I love how deep and varied my country quest has been. I’ve had very few distractions, so it’s been a bit like a modern Himalayan cave experience. I must say I’m proud of myself for sticking it out. Early on I was lonely a lot. I had just broken up with my boyfriend and I was healing from a prolonged, mysterious illness. The first winter I was here I wept for hours every day. I had no direction and no idea what I was doing in a rural town with no community or vocation; it was really tough. But as Rumi said, “The moon stays bright because it doesn’t avoid the night.” As I surrendered to the darkness of the unknown, music poured out of me for the first time and I realized that a greater purpose hides behind every apparent “mistake”.
I love that the day after Hurricane Sandy hit I went to my meditation space to send some prayers and I ended up weeping for several hours without stopping. It was almost as if I tapped into an electric socket of planetary pain and I couldn’t break free. This deep, transpersonal grief just slashed me open.
I love how in the midst of tragedies like Hurricane Sandy, people come together to help each other out. I love how my sister solicited donations from the residents of her Brooklyn building and, within a few hours, shopping bags piled up outside her door. I love how the beer company Anheuser-Busch stopped producing beer for a few days and bottled one million cans of clean drinking water instead. What if that sort of thing happened on a regular basis? Surely there would be more peace on this spinning orb of earth and water.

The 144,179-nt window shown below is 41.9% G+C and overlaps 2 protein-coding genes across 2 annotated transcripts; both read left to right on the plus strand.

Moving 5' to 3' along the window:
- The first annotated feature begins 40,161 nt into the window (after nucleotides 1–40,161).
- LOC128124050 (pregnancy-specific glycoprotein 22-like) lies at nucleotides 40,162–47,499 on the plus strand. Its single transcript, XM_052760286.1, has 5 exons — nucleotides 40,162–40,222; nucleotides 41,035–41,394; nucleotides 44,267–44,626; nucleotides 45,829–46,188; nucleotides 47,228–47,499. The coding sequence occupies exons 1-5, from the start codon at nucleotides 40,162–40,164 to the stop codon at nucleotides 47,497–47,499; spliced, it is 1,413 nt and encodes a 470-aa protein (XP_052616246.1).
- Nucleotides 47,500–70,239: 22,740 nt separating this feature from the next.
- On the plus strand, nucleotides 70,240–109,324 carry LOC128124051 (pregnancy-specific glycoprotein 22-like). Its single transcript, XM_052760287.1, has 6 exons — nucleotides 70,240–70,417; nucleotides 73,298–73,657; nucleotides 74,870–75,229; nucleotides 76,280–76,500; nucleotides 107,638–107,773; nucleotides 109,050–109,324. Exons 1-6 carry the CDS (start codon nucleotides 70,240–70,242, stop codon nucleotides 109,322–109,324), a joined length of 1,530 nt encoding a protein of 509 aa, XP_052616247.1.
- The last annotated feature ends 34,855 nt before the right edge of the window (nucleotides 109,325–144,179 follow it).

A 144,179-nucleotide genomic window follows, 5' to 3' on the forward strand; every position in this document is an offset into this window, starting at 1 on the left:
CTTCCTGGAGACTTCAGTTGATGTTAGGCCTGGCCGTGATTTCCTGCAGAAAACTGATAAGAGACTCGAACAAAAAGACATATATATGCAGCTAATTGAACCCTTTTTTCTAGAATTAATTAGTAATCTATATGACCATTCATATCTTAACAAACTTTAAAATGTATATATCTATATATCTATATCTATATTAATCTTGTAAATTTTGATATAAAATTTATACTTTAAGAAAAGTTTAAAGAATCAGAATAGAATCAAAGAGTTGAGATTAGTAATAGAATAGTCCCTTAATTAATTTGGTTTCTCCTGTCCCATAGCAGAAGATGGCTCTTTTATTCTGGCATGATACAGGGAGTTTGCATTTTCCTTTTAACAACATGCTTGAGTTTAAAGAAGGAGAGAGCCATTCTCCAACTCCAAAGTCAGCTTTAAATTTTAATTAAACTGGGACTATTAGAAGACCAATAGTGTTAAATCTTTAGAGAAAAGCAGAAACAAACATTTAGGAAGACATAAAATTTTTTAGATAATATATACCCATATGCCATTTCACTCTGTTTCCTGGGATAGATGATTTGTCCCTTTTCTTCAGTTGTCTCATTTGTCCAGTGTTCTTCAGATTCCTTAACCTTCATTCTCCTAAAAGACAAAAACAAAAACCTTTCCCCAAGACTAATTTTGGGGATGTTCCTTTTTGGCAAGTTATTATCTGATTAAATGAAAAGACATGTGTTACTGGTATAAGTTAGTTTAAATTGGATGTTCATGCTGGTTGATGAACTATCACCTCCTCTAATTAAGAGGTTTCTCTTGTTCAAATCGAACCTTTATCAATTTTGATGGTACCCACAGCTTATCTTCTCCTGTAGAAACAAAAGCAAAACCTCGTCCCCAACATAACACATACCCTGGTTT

I love that there are unknown heroes all across the globe—people who serve with no expectation of reward. I love that so many of these amazing beings will never be recognized, yet their good deeds spin threads of light around the planet and benefit the entire creation. I love people who value integrity and do their best to be kind and true even when no one’s looking. I love that His Holiness the Dalai Lama emphasizes secular ethics and the cultivation of virtues like compassion, tolerance, and forgiveness; that’s a holy ground where we can all meet, regardless of caste, creed, or color.